"I've always regretted that we've had to bring international Games here as a way of getting of our government to spend money on domestic sport," said Bruce Kidd, head of the TO-Bid legacy and community enhancement committee and dean of physical education at the University of Toronto. "But I do know it works.


 "Both the Montreal and 1988 Calgary Games stimulated federal, provincial and local sport development programs, not only in the regions where they were held, but right across the country."

 Indeed, because Canada failed to win gold in Montreal, the perception is that those Games were a failure for the home side. Not so. Team Canada placed 27th at the 1972 Munich Games in the overall medal standings compared to 10th overall in Montreal, and that count would have been higher if many of the east bloc nations weren't, as it has since been revealed, anabolically enriched.

 Which is not to say that the 309-member team being dispatched to the land of dingos, beer and crocs isn't a strong one. It is. With the International Olympic Committee adding more sports to the program while holding fast on the number of participants, just qualifying for the Games has become increasingly difficult.

 "People don't realize that," Simmons said. "They think just because you're the Canadian champion, you automatically go to the Games. That's not the way it is.

 "(Super-heavyweight) Artur Binkowski and myself had to beat out 42 countries in the Americas for two spots in the Olympic Games. That's almost as difficult as the Olympics."

 Canada's men's eights rowing team won the gold medal at the 1992 Barcelona Olympics and finished fourth in Atlanta. Only through sheer strength of conviction and preparation did the squad even qualify for Sydney, winning a last-minute qualifier in July in Lucerne, Switzerland.

 Many sports, particularly wrestling and gymnastics, have been dealt a double whammy, so to speak. Not only are there fewer spots open in Sydney, there are more countries to beat out for those placements. Wrestling in particular has been affected. Prior to the fall of communism in Eastern Europe, the Soviet Union used to send one super-squad of Greco-Roman and freestyle wrestlers to the Games. Now all the nations that made up the former Soviet Union send powerful teams to the Olympic qualifiers. As a result, middle-level powers, such as Canada, have qualified far fewer athletes for Sydney. Canada managed to qualify four wrestlers for these Games, including world champion Daniel Igali.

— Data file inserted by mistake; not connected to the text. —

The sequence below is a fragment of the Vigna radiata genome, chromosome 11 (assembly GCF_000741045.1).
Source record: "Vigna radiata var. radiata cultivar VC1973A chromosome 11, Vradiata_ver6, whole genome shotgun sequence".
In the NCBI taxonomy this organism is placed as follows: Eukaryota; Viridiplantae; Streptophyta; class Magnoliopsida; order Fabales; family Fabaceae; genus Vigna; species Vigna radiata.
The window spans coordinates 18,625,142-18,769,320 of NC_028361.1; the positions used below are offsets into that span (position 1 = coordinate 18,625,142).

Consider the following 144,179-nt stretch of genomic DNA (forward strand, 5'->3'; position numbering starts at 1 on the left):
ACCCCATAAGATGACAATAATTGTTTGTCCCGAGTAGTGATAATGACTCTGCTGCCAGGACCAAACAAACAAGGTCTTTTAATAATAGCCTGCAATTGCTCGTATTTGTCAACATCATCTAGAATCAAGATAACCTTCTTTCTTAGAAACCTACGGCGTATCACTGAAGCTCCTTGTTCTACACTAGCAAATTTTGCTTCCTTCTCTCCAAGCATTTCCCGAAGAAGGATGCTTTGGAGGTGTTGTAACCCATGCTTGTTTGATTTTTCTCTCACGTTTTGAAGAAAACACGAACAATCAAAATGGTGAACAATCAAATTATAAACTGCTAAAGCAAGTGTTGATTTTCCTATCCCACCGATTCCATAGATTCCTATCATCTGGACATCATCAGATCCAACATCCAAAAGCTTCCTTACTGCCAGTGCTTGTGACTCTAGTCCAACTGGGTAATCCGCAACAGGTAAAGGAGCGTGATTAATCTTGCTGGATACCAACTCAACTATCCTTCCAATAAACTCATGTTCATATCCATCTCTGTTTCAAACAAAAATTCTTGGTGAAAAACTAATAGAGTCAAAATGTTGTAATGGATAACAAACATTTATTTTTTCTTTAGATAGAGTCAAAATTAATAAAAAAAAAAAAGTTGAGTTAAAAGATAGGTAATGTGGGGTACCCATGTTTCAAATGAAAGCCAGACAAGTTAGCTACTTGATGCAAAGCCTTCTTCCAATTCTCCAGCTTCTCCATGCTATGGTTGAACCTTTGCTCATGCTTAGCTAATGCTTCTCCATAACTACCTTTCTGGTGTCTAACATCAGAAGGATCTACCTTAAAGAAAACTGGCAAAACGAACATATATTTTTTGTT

As for how Canada will do, well, look for the veterans to come through with the goods, just not as many times as in Atlanta.

 Kayak star Caroline Brunet is a lock for at least one medal, possibly two. The track and field team, led by sprinters Bruny Surin and Donovan Bailey and high-jump sensation Mark Boswell, should make a mark, although it would be too much to expect gold in the 100 metres and relay again.

 Canada's top team in Atlanta was the rowing squad, although the six medals captured four years ago will be very hard to match. World champions Emma Robinson and Theresa Luke have a solid shot in the pairs. Former world king Derek Porter, who captured a silver in Atlanta, has rounded solidly into form and recently finished second to New Zealand star Rob Waddell by about a second.

 "The quality of racing on the Canadian team will be higher than '96. But the competition has got better, too," said Lesley Thompson, coxswain on women's eight.

 Other medal contenders include divers Anne Montminy and Emilie Heymans in the 10-metre tower and Eryn Bulmer and Blythe Hartley on the springboard. The swim team, while likely to be swamped by water juggernauts Australia and the U.S., has three medal contenders in Joanne Malar, Curtis Myden and Marianne Limpert. Cyclists Alison Sydor, Tanya Dubnicoff and newcomer Genevieve Jeanson will be in the hunt, as will boxers Troy Amos-Ross and Mike Strange, wrestlers Igali and Gia Sissaouri, veteran judoka Nicolas Gill, sailor Richard Clarke and beach volleyballers John Child and Mark Heese.